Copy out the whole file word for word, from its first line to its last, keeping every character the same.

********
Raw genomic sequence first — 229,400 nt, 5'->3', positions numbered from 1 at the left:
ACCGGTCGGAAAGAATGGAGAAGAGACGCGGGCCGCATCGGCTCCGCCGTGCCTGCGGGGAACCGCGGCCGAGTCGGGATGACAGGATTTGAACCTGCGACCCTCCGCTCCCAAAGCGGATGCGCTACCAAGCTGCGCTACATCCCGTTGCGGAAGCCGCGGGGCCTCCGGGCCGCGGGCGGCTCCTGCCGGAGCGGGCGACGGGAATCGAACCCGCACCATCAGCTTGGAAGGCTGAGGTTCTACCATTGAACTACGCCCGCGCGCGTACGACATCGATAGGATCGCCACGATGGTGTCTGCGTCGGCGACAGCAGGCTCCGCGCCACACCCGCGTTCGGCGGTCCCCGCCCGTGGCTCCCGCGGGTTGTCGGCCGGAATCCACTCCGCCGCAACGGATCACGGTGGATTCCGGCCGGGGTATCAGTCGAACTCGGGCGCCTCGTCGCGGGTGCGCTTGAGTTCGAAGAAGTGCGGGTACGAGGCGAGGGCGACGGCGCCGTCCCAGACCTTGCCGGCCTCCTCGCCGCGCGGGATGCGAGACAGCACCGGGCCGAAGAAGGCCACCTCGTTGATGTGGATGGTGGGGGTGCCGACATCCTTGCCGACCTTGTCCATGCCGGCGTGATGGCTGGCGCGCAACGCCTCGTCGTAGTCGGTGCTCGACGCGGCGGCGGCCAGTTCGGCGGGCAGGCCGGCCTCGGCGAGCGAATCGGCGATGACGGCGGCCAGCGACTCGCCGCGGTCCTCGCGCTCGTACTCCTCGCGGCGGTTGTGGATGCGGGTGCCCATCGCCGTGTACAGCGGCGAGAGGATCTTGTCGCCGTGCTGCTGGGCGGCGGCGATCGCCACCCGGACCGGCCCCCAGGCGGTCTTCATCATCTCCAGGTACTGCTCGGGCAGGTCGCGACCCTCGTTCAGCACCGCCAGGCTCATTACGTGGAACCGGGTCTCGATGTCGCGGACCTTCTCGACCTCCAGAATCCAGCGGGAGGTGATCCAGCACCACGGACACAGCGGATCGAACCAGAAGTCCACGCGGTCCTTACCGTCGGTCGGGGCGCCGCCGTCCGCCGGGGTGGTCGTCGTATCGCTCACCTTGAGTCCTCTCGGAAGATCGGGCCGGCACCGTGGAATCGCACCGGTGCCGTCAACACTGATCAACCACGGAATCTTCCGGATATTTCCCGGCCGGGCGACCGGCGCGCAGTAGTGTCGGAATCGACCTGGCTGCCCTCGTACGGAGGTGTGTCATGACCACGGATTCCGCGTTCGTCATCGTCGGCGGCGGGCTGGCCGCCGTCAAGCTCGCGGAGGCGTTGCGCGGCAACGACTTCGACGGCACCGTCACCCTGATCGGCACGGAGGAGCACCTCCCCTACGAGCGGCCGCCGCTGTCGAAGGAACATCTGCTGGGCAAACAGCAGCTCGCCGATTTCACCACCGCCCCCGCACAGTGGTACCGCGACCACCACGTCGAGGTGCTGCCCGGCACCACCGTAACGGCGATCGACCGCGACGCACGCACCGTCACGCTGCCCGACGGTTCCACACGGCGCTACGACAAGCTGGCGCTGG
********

Raw genomic sequence first — 229,400 nt, 5'->3', positions numbered from 1 at the left:
ACCGGTCGGAAAGAATGGAGAAGAGACGCGGGCCGCATCGGCTCCGCCGTGCCTGCGGGGAACCGCGGCCGAGTCGGGATGACAGGATTTGAACCTGCGACCCTCCGCTCCCAAAGCGGATGCGCTACCAAGCTGCGCTACATCCCGTTGCGGAAGCCGCGGGGCCTCCGGGCCGCGGGCGGCTCCTGCCGGAGCGGGCGACGGGAATCGAACCCGCACCATCAGCTTGGAAGGCTGAGGTTCTACCATTGAACTACGCCCGCGCGCGTACGACATCGATAGGATCGCCACGATGGTGTCTGCGTCGGCGACAGCAGGCTCCGCGCCACACCCGCGTTCGGCGGTCCCCGCCCGTGGCTCCCGCGGGTTGTCGGCCGGAATCCACTCCGCCGCAACGGATCACGGTGGATTCCGGCCGGGGTATCAGTCGAACTCGGGCGCCTCGTCGCGGGTGCGCTTGAGTTCGAAGAAGTGCGGGTACGAGGCGAGGGCGACGGCGCCGTCCCAGACCTTGCCGGCCTCCTCGCCGCGCGGGATGCGAGACAGCACCGGGCCGAAGAAGGCCACCTCGTTGATGTGGATGGTGGGGGTGCCGACATCCTTGCCGACCTTGTCCATGCCGGCGTGATGGCTGGCGCGCAACGCCTCGTCGTAGTCGGTGCTCGACGCGGCGGCGGCCAGTTCGGCGGGCAGGCCGGCCTCGGCGAGCGAATCGGCGATGACGGCGGCCAGCGACTCGCCGCGGTCCTCGCGCTCGTACTCCTCGCGGCGGTTGTGGATGCGGGTGCCCATCGCCGTGTACAGCGGCGAGAGGATCTTGTCGCCGTGCTGCTGGGCGGCGGCGATCGCCACCCGGACCGGCCCCCAGGCGGTCTTCATCATCTCCAGGTACTGCTCGGGCAGGTCGCGACCCTCGTTCAGCACCGCCAGGCTCATTACGTGGAACCGGGTCTCGATGTCGCGGACCTTCTCGACCTCCAGAATCCAGCGGGAGGTGATCCAGCACCACGGACACAGCGGATCGAACCAGAAGTCCACGCGGTCCTTACCGTCGGTCGGGGCGCCGCCGTCCGCCGGGGTGGTCGTCGTATCGCTCACCTTGAGTCCTCTCGGAAGATCGGGCCGGCACCGTGGAATCGCACCGGTGCCGTCAACACTGATCAACCACGGAATCTTCCGGATATTTCCCGGCCGGGCGACCGGCGCGCAGTAGTGTCGGAATCGACCTGGCTGCCCTCGTACGGAGGTGTGTCATGACCACGGATTCCGCGTTCGTCATCGTCGGCGGCGGGCTGGCCGCCGTCAAGCTCGCGGAGGCGTTGCGCGGCAACGACTTCGACGGCACCGTCACCCTGATCGGCACGGAGGAGCACCTCCCCTACGAGCGGCCGCCGCTGTCGAAGGAACATCTGCTGGGCAAACAGCAGCTCGCCGATTTCACCACCGCCCCCGCACAGTGGTACCGCGACCACCACGTCGAGGTGCTGCCCGGCACCACCGTAACGGCGATCGACCGCGACGCACGCACCGTCACGCTGCCCGACGGTTCCACACGGCGCTACGACAAGCTGGCGCTGG